UC San Francisco is helping to launch a landmark effort by the National Institutes of Health to engage 1 million or more U.S. participants in research aimed at preventing and treating disease based on individual differences in lifestyle, environment and genetics.
Four University of California medical centers that are part of UC Health – UCSF, UC San Diego, UC Irvine and UC Davis – have joined with Cedars-Sinai Medical Center, San Diego Blood Bank, and the University of Southern California to form the California Precision Medicine Consortium. They are the first regional medical center enrollment sites announced in California to be part of the national network of health care provider organizations (HPOs) that will implement the Precision Medicine Initiative (PMI) Cohort Program, joining awardees announced earlier this year.
“California has been unique as a state in investing in precision medicine, so I am really pleased that California residents will soon be able to join the NIH PMI Cohort Program through their health care provider organizations,” said Atul Butte, MD, PhD, executive director of clinical informatics at UC Health. A professor of pediatrics, bioengineering and therapeutic sciences, as well as epidemiology and biostatistics at UCSF, Butte will be a co-principal investigator of the new NIH grant. He is also principal investigator on the state-supported California Initiative to Advance Precision Medicine.
Step Toward Making Precision Medicine a Reality
Participants in the PMI Cohort Program will be invited to contribute a range of data about themselves by completing questionnaires, granting access to their electronic health records, providing blood and urine samples, undergoing physical evaluations and sharing real-time information via smartphones or wearable devices. The privacy and security of the data will be safeguarded.
[The program's] success will depend on community engagement, including both patients and healthy people who become convinced that their contributions will benefit the health and well-being of themselves, their children and their grandchildren.
Director of UCSF Precision Medicine
“This is an important step toward making precision medicine a reality, and we are pleased to participate in this national effort through the California Precision Medicine Consortium,” said Keith Yamamoto, PhD, director of UCSF precision medicine and vice chancellor for science policy and strategy at UCSF. “Its success will depend on community engagement, including both patients and healthy people who become convinced that their contributions will benefit the health and well-being of themselves, their children and their grandchildren. California’s rich diversity will strengthen the national effort.”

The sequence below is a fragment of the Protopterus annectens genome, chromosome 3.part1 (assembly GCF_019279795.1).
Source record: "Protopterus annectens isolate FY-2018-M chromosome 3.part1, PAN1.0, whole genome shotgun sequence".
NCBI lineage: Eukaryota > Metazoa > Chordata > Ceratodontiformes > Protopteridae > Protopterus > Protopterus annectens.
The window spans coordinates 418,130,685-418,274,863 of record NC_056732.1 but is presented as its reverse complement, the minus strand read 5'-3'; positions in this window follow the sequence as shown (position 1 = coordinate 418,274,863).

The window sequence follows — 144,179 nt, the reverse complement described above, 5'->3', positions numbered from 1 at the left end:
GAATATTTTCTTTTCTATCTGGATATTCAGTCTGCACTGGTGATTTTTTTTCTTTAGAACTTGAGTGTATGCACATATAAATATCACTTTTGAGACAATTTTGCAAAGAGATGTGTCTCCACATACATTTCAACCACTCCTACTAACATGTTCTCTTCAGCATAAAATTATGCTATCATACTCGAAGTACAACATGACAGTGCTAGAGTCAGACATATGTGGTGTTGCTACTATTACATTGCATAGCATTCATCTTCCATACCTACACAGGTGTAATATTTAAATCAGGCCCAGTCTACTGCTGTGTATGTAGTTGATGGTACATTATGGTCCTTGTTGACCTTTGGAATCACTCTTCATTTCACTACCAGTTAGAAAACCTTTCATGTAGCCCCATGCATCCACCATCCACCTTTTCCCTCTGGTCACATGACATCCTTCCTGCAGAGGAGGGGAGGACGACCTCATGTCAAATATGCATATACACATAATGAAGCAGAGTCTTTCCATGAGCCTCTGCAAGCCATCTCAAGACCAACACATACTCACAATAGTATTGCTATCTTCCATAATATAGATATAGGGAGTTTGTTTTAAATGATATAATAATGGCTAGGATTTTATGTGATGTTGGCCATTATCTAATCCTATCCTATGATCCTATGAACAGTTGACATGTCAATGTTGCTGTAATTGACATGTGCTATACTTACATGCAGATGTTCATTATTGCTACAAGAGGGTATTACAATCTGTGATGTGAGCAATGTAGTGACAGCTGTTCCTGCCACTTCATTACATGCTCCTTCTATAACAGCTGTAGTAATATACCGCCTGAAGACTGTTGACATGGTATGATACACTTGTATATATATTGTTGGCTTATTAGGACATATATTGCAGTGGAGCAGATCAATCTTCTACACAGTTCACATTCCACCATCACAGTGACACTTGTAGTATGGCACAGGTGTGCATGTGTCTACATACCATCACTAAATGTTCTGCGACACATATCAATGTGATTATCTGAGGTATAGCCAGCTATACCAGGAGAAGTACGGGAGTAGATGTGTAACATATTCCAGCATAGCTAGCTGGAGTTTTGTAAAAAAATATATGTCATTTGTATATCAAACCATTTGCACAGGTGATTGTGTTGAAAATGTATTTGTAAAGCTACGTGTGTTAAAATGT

President Barack Obama announced the Precision Medicine Initiative, a full set of White House programs, involving the NIH, the Food and Drug Administration, the Office of the National Coordinator for Health Information Technology, and other agencies, in his 2015 state of the union address.
A primary aim of the PMI Cohort Program is to create a national resource for researchers, including citizen scientists, to help answer important questions about a variety of health conditions. When the program opens for enrollment, people may sign up either through a participating health care provider organization or directly by using the program website, smartphone application or call center.
Regional Medical Groups to Launch Nationwide
The California consortium will receive an initial $1.3 million and is one of four regional medical center groups around the country that are announcing awards on Thursday to begin recruitment and build infrastructure. Investigators for this consortium have been working together for years, building from initiatives such as the nationally recognized patient-centered SCAlable National Network for Effectiveness Research (pSCANNER) clinical data research network led by Lucila Ohno-Machado, MD, PhD, professor of medicine at UCSD, who is principal investigator of the new NIH grant, and the Athena Breast Health network, led by Laura Esserman, MD, MBA, professor of surgery at UCSF.
In addition to extending the NIH program’s geographic reach, the new awardees have expertise in engaging underrepresented groups in biomedical research. These include racial and ethnic minorities, as well as people with mental illnesses, substance abuse problems, developmental delays and cognitive impairments.
“We want this program to be open to everyone across the United States,” said Eric Dishman, director of the PMI Cohort Program. “These additional health care provider organizations will help us in our efforts to reach communities that have been underrepresented in research. By contributing their information, these communities will help people and their health care providers identify the right prevention strategies or treatments. With the PMI Cohort Program, we’re making a concerted effort to include people from all communities and walks of life, to make sure that the knowledge we gain benefits everyone.”
UC San Francisco (UCSF) is a leading university dedicated to promoting health worldwide through advanced biomedical research, graduate-level education in the life sciences and health professions, and excellence in patient care. It includes top-ranked graduate schools of dentistry, medicine, nursing and pharmacy; a graduate division with nationally renowned programs in basic, biomedical, translational and population sciences; and a preeminent biomedical research enterprise. It also includes UCSF Health, which comprises top-ranked hospitals, UCSF Medical Center and UCSF Benioff Children’s Hospitals in San Francisco and Oakland – and other partner and affiliated hospitals and healthcare providers throughout the Bay Area.